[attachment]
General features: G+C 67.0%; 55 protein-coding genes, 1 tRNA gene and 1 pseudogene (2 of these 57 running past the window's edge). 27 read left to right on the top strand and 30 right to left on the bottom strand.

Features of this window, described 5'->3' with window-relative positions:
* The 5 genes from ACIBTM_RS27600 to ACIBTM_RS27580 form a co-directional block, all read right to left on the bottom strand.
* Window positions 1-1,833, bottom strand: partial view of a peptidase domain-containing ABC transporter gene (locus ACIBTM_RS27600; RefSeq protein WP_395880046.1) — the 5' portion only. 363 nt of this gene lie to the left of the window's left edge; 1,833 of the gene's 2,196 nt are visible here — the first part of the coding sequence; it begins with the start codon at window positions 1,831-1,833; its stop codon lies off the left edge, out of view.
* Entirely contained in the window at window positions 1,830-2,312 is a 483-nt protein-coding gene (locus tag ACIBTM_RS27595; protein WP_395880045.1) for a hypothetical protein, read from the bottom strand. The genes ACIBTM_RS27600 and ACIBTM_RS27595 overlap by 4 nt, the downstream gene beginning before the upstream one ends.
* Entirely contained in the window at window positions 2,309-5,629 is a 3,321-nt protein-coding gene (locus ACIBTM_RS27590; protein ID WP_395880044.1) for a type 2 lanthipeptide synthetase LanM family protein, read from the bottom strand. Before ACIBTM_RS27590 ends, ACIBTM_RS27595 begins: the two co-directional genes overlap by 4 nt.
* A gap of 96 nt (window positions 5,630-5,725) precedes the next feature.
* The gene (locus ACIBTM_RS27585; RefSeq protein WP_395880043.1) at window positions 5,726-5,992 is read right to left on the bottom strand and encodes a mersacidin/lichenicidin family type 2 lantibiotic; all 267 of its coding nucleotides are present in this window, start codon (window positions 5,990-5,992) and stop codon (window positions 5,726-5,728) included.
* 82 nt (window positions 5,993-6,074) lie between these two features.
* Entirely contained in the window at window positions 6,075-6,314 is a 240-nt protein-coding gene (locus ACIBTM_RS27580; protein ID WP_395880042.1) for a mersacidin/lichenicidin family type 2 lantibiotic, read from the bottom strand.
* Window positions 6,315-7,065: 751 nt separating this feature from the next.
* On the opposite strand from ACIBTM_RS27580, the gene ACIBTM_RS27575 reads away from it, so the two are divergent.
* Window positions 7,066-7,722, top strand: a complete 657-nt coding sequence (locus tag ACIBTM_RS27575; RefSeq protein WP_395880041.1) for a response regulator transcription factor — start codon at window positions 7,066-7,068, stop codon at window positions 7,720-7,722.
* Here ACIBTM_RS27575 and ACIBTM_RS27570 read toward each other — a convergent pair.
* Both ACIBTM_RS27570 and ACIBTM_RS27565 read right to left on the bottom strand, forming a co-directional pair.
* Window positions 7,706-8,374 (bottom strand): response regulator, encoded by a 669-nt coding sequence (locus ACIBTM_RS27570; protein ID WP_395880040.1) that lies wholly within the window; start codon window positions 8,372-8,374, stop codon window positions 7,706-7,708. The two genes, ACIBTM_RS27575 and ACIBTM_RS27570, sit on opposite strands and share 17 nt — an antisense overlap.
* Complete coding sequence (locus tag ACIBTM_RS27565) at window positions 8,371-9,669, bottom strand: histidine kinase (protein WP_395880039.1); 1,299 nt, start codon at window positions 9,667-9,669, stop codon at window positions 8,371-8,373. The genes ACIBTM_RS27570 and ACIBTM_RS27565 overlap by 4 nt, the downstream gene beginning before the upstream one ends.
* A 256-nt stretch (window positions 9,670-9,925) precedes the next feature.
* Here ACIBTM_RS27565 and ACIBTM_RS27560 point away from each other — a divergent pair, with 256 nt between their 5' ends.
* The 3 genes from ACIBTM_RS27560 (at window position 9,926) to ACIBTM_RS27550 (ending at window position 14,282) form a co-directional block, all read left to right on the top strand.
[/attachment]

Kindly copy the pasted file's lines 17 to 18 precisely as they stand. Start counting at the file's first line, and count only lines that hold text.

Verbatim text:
* Complete coding sequence (locus tag ACIBTM_RS27565) at window positions 8,371-9,669, bottom strand: histidine kinase (protein WP_395880039.1); 1,299 nt, start codon at window positions 9,667-9,669, stop codon at window positions 8,371-8,373. The genes ACIBTM_RS27570 and ACIBTM_RS27565 overlap by 4 nt, the downstream gene beginning before the upstream one ends.
* A 256-nt stretch (window positions 9,670-9,925) precedes the next feature.